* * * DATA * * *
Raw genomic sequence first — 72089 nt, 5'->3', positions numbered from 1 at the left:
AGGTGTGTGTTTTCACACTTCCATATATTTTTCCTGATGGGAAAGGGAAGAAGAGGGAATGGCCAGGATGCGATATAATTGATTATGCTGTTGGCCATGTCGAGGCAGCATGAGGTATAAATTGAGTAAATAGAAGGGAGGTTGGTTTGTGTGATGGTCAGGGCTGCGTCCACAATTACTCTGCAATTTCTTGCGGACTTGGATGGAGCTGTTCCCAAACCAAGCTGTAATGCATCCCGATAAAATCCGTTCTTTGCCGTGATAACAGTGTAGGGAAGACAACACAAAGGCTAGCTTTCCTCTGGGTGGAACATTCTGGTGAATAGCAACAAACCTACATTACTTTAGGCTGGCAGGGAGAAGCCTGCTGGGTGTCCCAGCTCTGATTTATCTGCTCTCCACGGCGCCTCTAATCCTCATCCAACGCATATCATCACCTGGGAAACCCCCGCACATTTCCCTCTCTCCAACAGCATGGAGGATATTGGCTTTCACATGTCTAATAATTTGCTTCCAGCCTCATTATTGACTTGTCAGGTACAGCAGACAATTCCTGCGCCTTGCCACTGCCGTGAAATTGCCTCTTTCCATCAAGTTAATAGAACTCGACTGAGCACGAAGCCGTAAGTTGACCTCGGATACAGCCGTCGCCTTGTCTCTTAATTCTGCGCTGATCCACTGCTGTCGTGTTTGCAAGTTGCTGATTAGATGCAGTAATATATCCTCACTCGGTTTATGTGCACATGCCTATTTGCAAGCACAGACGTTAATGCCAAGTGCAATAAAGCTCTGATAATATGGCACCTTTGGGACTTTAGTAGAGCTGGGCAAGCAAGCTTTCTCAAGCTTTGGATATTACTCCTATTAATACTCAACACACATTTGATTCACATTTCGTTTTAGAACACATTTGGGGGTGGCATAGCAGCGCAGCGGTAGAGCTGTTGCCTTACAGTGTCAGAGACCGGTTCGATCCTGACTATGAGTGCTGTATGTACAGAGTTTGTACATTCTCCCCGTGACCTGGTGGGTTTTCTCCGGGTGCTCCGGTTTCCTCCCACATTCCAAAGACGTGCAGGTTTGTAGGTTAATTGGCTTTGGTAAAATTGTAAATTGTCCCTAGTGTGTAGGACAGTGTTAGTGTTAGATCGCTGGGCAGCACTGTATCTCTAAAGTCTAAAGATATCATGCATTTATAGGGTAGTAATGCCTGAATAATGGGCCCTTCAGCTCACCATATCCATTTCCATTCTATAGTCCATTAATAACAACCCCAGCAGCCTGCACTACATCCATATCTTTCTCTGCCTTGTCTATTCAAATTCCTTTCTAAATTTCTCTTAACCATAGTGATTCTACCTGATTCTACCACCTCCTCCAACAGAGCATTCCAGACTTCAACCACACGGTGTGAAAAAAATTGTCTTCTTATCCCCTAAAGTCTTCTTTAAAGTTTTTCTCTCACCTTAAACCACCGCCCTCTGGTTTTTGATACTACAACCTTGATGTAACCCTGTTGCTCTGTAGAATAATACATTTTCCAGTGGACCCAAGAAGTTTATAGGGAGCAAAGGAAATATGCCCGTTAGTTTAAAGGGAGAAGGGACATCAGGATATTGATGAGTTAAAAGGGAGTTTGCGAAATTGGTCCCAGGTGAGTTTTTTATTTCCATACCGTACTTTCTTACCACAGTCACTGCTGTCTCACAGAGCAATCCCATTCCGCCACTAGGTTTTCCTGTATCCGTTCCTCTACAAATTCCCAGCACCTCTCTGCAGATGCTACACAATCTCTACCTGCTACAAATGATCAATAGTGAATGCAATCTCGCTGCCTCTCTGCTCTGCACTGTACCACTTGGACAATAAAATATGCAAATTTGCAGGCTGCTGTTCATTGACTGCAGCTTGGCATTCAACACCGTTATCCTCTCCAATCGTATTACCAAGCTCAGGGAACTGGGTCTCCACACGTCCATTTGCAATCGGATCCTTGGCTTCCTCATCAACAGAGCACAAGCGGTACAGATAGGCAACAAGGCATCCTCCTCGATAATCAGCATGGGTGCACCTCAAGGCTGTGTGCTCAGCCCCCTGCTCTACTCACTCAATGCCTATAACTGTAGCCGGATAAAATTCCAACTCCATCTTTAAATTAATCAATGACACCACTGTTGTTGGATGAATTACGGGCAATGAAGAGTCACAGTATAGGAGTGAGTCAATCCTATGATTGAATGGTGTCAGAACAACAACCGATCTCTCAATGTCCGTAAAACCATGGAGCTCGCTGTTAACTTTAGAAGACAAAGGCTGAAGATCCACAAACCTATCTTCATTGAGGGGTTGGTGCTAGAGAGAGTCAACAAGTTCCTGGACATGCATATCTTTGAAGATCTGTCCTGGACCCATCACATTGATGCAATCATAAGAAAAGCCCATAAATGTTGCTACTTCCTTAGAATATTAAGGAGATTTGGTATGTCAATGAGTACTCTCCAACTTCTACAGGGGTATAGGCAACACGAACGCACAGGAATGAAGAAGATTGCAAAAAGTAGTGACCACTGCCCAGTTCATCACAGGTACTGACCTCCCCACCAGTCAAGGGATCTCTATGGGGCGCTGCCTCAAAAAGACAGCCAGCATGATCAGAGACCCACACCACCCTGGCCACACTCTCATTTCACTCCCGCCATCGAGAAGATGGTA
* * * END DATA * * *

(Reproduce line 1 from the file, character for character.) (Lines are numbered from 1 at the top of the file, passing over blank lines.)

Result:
Raw genomic sequence first — 72089 nt, 5'->3', positions numbered from 1 at the left: